University of Wisconsin–Madison

Wisconsin poverty rate fell overall and for children, but rose for elderly

CONTACT:  Timothy Smeeding,, (608) 890-1317

MADISON—The latest Wisconsin poverty analysis using a state-specific poverty measure devised by University of Wisconsin–Madison researchers found mixed results in our efforts to alleviate poverty and promote self-sufficiency in our state .

The statewide overall poverty rate using the Wisconsin Poverty Measure (WPM) dropped from 10.8 percent in 2016 to 10.2 percent in 2017, a significant drop, but still above the 2015 rate of 9.7 percent. This suggests that progress against poverty in Wisconsin since 2010 has been limited and that we are treading water at this point.

Child poverty fell using the WPM, from 12.0 percent to 10.1 percent during the same time period, but elder poverty rose from 9.0 percent to 9.5 percent.

These findings were released today in the Eleventh Annual Wisconsin Poverty Report by Timothy Smeeding, Lee Rainwater Distinguished Professor of Public Affairs and Economics at the La Follette School of Public Affairs and Affiliate and former Director of the Institute for Research on Poverty (IRP), in collaboration with IRP Senior Programmer Analyst Katherine Thornton.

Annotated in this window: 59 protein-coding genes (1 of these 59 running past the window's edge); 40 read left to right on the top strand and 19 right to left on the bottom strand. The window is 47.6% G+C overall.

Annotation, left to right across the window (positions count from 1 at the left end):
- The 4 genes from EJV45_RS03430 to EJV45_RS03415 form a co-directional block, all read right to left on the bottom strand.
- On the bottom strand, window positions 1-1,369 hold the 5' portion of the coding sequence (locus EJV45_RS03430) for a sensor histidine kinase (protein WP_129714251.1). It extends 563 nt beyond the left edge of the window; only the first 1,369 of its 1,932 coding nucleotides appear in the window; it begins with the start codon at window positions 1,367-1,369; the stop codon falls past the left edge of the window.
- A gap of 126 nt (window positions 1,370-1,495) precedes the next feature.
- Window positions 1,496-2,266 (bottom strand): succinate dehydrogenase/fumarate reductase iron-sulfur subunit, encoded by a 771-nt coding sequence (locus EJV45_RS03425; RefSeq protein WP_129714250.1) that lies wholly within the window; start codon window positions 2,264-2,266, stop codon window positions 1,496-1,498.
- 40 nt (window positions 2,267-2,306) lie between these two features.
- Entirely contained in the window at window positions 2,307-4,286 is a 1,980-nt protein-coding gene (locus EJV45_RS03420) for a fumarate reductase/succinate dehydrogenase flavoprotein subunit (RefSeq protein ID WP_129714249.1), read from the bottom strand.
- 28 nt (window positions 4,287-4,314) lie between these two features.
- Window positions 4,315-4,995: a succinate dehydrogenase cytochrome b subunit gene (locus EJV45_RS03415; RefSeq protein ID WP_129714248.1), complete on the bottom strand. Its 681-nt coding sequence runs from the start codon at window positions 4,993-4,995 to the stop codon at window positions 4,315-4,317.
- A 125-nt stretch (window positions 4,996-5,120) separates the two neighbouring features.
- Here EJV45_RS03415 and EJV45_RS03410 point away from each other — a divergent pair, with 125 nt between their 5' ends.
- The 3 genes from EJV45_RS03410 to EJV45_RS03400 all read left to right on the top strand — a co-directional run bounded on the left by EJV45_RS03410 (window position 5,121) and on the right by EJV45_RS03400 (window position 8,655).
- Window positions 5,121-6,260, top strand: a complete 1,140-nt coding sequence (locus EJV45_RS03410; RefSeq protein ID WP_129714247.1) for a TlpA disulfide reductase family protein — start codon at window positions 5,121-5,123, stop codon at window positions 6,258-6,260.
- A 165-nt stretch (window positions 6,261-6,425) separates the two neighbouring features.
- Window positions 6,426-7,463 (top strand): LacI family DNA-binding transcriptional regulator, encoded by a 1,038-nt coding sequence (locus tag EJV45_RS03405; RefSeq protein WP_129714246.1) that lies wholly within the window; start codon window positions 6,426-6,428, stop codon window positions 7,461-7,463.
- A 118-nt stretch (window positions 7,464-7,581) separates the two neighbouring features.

Smeeding notes, “These findings suggest that the economy is not benefitting workers and families evenly across our state. I’ve been conducting this study for 11 years now and I have to say, after more than eight years of nationwide recovery from the end of the Great Recession through 2017, we should see better poverty outcomes.”

The WPM results suggest that the drop in child poverty is due to higher earnings by poor parents, despite real wages that are lower now than in 2010. The drop also reflects the broader range of tax credits and benefits for families with children; and the fact that the WPM counts the income of unmarried partners as contributing to family resources.

The increase in elder poverty is in large part due to increasing out-of-pocket medical expenses, considered in the WPM but not the official poverty measure. Insurance premiums, copayments for medical services, prescription and over-the-counter drugs, and uninsured medical costs are expenses that present a significant financial challenge for the low-income elderly.

As explained in the report and shown in the table below, the comparison between the two measures provides evidence that public programs such as SNAP food assistance significantly reduce economic disadvantage for many Wisconsin families with children.

Wisconsin Poverty Measure (WPM) poverty versus official poverty measure (OPM) poverty

Poverty measure Family
(Also called “resource-sharing unit”)
Thresholds Income 2017 Poverty rates
Overall Child Elder
Wisconsin Poverty Measure (WPM) All persons who share the same residence & are assumed to share income & consumption (including foster children & unmarried cohabiting partners) $27,241 (2-child, 2-adult family); includes:
– Bottom 33 percent of average national cost of food, clothing, shelter, & utilities